Government 'may cut parking fines'

Government 'may cut parking fines'

The Government has announced plans to cut parking fines and introduce five-minute grace periods in some areas.

It comes after a report by MPs last year warned that local councils are using parking tickets as a "cash cow" to make money from motorists.

The Department for Transport confirmed it is considering legal options to get rid of the current minimum rates for parking penalty charges.

This would allow local authorities to reduce fines for minor parking violations, giving motorists more cash to spend on essentials such ascar insurance .

The DfT said it also wanted councils to make their parking accounts public, as part of a bid to create more transparency around the system.

A report from the Commons Transport Select Committee last year said it was "hard to justify parking fines that are substantially more than the fines for more serious offences like speeding".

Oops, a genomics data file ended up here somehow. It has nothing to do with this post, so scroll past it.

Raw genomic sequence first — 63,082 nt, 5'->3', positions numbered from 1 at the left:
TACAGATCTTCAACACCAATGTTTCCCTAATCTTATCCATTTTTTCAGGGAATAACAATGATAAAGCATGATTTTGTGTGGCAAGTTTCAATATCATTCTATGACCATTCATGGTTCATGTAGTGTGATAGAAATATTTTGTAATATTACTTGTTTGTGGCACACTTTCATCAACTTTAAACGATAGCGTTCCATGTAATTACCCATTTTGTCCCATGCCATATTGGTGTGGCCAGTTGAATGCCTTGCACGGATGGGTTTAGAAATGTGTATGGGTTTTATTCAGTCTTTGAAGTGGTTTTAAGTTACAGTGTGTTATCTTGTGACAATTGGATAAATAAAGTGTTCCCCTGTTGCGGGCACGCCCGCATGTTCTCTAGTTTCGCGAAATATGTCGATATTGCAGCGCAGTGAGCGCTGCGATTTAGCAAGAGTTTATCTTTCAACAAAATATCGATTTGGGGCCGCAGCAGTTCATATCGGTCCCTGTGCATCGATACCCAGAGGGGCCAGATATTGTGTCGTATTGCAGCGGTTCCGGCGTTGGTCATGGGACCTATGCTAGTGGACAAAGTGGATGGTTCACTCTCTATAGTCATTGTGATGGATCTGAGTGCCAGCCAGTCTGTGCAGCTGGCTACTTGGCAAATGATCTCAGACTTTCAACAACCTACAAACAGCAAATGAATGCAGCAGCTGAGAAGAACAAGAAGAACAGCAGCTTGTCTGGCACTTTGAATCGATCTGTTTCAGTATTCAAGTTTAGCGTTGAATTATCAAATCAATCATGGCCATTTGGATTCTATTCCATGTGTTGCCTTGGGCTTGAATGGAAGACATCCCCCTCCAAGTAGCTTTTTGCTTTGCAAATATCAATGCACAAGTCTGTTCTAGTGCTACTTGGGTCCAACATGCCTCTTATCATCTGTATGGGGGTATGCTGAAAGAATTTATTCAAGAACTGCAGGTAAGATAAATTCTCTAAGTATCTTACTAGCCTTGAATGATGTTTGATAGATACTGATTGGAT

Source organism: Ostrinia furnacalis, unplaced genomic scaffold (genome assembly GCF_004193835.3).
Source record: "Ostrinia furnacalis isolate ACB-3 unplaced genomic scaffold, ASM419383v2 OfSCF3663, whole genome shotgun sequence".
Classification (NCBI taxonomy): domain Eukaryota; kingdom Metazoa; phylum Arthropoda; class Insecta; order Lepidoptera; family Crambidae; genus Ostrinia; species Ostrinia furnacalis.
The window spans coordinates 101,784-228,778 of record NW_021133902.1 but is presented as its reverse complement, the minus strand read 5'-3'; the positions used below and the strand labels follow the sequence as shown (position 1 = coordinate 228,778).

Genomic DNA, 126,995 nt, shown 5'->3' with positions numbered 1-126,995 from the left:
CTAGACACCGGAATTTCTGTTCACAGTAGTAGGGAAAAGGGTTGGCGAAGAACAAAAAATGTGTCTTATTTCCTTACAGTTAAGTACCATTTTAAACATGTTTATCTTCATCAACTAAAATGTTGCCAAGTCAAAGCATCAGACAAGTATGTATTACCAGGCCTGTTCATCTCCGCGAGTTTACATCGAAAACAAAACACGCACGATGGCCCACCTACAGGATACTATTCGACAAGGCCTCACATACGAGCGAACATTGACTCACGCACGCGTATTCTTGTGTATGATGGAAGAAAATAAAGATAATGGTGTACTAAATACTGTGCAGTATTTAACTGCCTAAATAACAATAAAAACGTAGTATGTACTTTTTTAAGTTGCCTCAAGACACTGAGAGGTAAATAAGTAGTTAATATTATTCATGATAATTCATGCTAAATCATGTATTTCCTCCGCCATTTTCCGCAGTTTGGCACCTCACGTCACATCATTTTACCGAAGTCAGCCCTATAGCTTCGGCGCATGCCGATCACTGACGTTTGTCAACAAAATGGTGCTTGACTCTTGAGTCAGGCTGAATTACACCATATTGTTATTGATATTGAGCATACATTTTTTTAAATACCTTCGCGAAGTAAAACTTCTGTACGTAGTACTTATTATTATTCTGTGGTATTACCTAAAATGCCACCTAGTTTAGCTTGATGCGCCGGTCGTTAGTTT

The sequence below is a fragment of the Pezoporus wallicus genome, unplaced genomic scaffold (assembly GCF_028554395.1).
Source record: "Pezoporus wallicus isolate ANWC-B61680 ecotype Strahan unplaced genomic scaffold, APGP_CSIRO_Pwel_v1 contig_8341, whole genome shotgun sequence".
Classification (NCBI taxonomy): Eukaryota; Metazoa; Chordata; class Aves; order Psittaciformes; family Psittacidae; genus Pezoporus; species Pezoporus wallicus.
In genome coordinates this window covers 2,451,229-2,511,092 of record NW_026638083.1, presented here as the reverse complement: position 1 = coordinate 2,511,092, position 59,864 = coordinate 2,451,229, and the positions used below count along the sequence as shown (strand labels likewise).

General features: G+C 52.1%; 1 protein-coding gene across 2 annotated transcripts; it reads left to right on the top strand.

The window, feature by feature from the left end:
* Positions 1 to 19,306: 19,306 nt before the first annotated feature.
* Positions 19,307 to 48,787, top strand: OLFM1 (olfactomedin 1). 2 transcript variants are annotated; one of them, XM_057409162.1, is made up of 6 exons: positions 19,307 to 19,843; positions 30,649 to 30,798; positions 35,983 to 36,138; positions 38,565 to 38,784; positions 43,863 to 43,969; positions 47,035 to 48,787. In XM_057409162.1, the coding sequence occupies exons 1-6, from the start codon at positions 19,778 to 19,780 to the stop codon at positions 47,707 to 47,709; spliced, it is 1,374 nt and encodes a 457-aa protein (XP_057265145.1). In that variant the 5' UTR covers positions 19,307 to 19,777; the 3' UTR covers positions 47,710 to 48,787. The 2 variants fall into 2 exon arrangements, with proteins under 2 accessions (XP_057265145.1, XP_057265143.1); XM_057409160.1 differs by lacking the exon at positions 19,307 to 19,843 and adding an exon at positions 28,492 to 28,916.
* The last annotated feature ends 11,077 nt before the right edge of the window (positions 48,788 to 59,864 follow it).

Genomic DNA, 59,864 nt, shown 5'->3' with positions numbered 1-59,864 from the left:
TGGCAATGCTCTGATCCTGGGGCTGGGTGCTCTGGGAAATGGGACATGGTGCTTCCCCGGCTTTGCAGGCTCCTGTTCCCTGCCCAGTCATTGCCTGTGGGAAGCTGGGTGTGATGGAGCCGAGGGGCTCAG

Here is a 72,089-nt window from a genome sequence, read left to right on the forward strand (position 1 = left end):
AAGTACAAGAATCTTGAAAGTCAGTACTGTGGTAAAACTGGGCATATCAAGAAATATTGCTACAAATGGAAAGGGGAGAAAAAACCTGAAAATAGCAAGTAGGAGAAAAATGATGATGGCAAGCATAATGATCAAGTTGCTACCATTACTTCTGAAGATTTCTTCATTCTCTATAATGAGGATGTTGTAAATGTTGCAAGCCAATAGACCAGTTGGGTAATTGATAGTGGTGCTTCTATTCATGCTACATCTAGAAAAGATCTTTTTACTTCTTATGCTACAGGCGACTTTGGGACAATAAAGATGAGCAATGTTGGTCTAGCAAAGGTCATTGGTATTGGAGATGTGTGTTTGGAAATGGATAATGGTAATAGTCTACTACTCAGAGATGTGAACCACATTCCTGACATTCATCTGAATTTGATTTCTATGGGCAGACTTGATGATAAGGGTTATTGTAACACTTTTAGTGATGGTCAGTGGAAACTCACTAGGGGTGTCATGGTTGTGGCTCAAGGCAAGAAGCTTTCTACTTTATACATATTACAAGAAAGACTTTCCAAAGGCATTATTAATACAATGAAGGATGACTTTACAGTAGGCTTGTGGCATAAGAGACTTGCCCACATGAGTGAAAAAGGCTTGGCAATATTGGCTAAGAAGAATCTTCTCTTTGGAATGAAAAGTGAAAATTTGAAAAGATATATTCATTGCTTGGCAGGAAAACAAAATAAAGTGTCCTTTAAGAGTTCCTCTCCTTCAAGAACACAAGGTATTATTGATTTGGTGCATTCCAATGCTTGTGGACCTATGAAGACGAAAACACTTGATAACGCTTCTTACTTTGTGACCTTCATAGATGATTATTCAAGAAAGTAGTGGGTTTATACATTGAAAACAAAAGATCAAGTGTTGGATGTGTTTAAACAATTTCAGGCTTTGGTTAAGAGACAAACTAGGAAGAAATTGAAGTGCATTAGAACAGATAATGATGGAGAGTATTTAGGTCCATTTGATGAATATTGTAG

Transport Secretary Patrick McLoughlin has already frozen parking charges until at least 2015. He has also published a consultation on parking, which will end on February 14.

Professor Stephen Glaister, director of the RAC Foundation, said parking fines need to be proportionate.

"Parking can be big business for councils with English local authorities making a profit of almost £600 million between them last year," he said.

"We should see most parking offences for what they are. Not crimes but misdemeanours, and we need enforcement that reflects this.

"We need some proportionality and transparency. At the very least all councils should publish an annual report outlining what their parking policy is, how charges are set and where any surplus goes.

"It was almost four years ago that the Coalition promised to end the war on the motorist. It isn't over yet but perhaps these latest proposals will take us a step closer to victory."

Copyright Press Association 2014